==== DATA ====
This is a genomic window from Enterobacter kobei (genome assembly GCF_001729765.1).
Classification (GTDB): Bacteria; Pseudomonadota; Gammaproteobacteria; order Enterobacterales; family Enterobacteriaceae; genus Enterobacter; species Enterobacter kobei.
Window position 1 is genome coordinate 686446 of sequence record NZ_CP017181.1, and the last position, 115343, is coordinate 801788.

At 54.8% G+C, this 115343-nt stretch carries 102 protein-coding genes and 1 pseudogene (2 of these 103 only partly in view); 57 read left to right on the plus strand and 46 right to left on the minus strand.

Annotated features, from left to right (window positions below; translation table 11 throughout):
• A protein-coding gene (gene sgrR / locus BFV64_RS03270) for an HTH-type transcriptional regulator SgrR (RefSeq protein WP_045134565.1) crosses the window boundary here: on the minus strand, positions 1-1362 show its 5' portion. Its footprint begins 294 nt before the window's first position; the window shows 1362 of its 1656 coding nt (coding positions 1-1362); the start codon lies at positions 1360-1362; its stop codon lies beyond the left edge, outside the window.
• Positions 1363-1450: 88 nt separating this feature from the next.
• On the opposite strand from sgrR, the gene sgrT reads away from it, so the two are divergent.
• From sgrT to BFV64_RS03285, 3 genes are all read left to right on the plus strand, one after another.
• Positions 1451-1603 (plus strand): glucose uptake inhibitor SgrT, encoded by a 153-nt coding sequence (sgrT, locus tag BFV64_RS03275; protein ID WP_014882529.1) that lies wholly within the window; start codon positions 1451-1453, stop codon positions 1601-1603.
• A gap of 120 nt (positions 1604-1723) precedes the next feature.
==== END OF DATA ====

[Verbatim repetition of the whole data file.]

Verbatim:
This is a genomic window from Enterobacter kobei (genome assembly GCF_001729765.1).
Classification (GTDB): Bacteria; Pseudomonadota; Gammaproteobacteria; order Enterobacterales; family Enterobacteriaceae; genus Enterobacter; species Enterobacter kobei.
Window position 1 is genome coordinate 686446 of sequence record NZ_CP017181.1, and the last position, 115343, is coordinate 801788.

At 54.8% G+C, this 115343-nt stretch carries 102 protein-coding genes and 1 pseudogene (2 of these 103 only partly in view); 57 read left to right on the plus strand and 46 right to left on the minus strand.

Annotated features, from left to right (window positions below; translation table 11 throughout):
• A protein-coding gene (gene sgrR / locus BFV64_RS03270) for an HTH-type transcriptional regulator SgrR (RefSeq protein WP_045134565.1) crosses the window boundary here: on the minus strand, positions 1-1362 show its 5' portion. Its footprint begins 294 nt before the window's first position; the window shows 1362 of its 1656 coding nt (coding positions 1-1362); the start codon lies at positions 1360-1362; its stop codon lies beyond the left edge, outside the window.
• Positions 1363-1450: 88 nt separating this feature from the next.
• On the opposite strand from sgrR, the gene sgrT reads away from it, so the two are divergent.
• From sgrT to BFV64_RS03285, 3 genes are all read left to right on the plus strand, one after another.
• Positions 1451-1603 (plus strand): glucose uptake inhibitor SgrT, encoded by a 153-nt coding sequence (sgrT, locus tag BFV64_RS03275; protein ID WP_014882529.1) that lies wholly within the window; start codon positions 1451-1453, stop codon positions 1601-1603.
• A gap of 120 nt (positions 1604-1723) precedes the next feature.